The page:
Socialism is no threat to Capitalism
March 20, 2009
I cannot believe the Republican Party has been chanting the silly, age-old, discredited mantra that the Democrats are socialists and that their present efforts to control the excesses of unbridled, unregulated capitalism will make America a “European Socialist Government.”
That same frantic accusation, socialism, was charged by fearful Republicans when Franklin Roosevelt proposed and enacted Social Security. The Congressional Democrats ignored the frightened threats of the Republicans and overwhelmingly supported the passage of Social Security. It is still one of the most popular programs ever enacted by the government.
Few, if any, Republicans, today would now oppose Social Security. When President George W. Bush sought to privatize Social Security, Congressional Republicans refused to support him. Apparently, Social Security no longer should be considered socialism by today’s Republicans and it no longer threatens our capitalist system.
And, when President Johnson proposed Medicare as a means of assisting our elderly in obtaining medical care, the Republicans again opposed Medicare arguing it, too, like Social Security, was socialism.
Yet, today, as was the case with Social Security, you will not find a single Republican voting against Medicare. They have come to understand that Americans do not consider Medicare as a socialistic program that should be repealed.
There is a considerable amount of hypocrisy involved in Republicans of this era claiming Obama’s stimulus package will lead us on the perilous road to European Socialism. If Republicans now believe that Social Security and Medicare are no longer socialistic, then surely, the stimulus package is not at all socialist.
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To bolster their charge that the stimulus package will result in America becoming a socialist nation, Republicans claim that the Obama legislative programs, such as universal health care, are merely efforts to redistribute wealth, which, as every conservative knows, is the prime goal of socialism.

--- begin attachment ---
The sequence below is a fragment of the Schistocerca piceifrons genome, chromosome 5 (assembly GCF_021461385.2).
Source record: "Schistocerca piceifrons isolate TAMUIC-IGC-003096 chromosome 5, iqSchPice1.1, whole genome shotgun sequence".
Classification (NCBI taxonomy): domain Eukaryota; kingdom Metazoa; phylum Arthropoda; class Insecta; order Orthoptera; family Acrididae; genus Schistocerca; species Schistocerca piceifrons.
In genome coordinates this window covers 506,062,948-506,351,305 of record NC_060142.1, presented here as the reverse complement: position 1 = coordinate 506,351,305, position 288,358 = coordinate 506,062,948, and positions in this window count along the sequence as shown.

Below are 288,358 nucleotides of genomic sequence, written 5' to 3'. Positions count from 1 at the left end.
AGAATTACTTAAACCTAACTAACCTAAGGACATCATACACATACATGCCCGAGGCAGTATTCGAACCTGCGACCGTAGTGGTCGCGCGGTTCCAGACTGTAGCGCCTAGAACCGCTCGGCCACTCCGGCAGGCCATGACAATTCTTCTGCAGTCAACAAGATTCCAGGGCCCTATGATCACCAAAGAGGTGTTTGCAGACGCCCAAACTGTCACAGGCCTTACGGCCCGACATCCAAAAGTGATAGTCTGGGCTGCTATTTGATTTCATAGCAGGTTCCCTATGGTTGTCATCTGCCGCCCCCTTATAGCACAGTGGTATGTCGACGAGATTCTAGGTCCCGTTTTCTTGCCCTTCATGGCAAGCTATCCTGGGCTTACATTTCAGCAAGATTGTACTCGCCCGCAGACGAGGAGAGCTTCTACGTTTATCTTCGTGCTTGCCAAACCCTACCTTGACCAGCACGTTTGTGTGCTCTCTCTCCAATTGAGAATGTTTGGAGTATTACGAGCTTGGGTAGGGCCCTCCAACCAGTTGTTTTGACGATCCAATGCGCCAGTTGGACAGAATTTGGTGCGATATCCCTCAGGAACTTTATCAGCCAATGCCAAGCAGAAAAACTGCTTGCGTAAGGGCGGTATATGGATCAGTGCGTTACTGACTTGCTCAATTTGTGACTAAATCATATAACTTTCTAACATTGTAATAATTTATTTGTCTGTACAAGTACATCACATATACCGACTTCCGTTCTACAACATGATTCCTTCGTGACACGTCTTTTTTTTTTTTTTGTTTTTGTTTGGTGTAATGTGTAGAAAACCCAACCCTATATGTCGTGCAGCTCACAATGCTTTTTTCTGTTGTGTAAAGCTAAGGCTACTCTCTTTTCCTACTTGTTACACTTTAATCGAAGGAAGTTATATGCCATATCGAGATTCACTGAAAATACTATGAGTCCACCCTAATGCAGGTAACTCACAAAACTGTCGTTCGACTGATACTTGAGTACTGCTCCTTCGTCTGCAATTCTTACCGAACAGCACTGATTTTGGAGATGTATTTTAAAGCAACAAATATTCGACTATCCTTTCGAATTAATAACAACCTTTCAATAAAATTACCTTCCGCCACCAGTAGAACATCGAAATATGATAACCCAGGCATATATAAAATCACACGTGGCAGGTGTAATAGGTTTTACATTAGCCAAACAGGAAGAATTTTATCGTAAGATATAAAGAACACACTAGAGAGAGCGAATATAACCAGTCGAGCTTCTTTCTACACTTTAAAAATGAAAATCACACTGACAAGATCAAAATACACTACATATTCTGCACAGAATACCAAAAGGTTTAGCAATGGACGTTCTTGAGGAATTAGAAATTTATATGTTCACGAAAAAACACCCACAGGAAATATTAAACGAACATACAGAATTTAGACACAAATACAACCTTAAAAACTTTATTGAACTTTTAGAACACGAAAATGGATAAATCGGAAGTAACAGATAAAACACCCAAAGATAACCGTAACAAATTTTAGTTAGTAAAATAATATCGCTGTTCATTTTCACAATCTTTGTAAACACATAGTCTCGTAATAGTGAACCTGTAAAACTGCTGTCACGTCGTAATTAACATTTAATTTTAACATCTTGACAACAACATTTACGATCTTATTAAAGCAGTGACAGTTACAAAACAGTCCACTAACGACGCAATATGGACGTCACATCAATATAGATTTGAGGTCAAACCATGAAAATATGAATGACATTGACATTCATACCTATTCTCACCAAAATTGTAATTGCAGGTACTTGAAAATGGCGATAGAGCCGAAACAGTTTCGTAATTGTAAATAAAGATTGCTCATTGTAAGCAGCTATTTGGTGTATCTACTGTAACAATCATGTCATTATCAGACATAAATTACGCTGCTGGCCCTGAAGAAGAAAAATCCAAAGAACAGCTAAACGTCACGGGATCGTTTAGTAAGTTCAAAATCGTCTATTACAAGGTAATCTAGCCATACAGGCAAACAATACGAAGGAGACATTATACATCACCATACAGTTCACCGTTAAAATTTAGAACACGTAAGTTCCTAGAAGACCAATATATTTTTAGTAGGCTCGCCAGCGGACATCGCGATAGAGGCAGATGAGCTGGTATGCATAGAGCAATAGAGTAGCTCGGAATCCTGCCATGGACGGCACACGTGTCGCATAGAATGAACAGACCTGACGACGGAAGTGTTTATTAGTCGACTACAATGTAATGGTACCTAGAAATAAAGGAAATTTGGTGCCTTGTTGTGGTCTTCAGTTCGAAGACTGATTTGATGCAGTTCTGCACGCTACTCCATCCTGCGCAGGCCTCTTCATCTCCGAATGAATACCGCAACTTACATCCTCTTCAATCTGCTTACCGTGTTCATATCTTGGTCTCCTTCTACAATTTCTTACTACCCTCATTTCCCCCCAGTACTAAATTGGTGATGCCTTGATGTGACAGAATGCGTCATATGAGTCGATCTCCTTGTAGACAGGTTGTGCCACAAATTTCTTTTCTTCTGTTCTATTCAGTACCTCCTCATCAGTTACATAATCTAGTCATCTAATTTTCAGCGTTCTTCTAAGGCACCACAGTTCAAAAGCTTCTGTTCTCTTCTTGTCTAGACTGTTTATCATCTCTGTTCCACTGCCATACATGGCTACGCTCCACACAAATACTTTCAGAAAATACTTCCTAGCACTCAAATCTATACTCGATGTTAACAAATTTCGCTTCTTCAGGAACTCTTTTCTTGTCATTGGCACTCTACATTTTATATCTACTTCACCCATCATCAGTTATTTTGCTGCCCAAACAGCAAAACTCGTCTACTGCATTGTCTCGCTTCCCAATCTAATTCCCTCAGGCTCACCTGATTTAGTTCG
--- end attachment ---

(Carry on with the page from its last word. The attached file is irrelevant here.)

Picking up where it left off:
There is a historical national program supported by Republicans and Democrats that indeed does redistribute wealth in America. It is called the progressive federal income tax, which is based on the wealthy paying more taxes than the middle class.
And for the last eight years of President Bush’s reign, there has occurred as great a redistribution of wealth as our nation has ever experienced. Except, in this case the redistribution was to favor the wealthy by cutting their taxes and thus shifting what heretofore had been a progressive policy of benefiting the middle class to now, benefit the wealthy.
I do not recall Republicans condemning the redistribution of wealth in this case, nor do I recall their suggesting that Bush had become a socialist when he sponsored this massive redistribution of wealth.
It seems clear that the Republican party is completely demoralized by the overwhelming rejection of their proposed policies by the American electorate. The people voted for Obama and his progressive program.
The Republican response to that national election seems pitiable. Socialism is not a threat to American capitalism, and it seems strange that Republicans believe it is possible for capitalism to be rejected as our economic policy. I have never believed capitalism was in such disarray nor presented such a weak posture as, apparently, do the Republican fear mongers. Socialism will never be the choice of Americans unless capitalism refuses to accommodate the needs of all of our citizens, not just the wealthiest.
That is what Democracy is all about.
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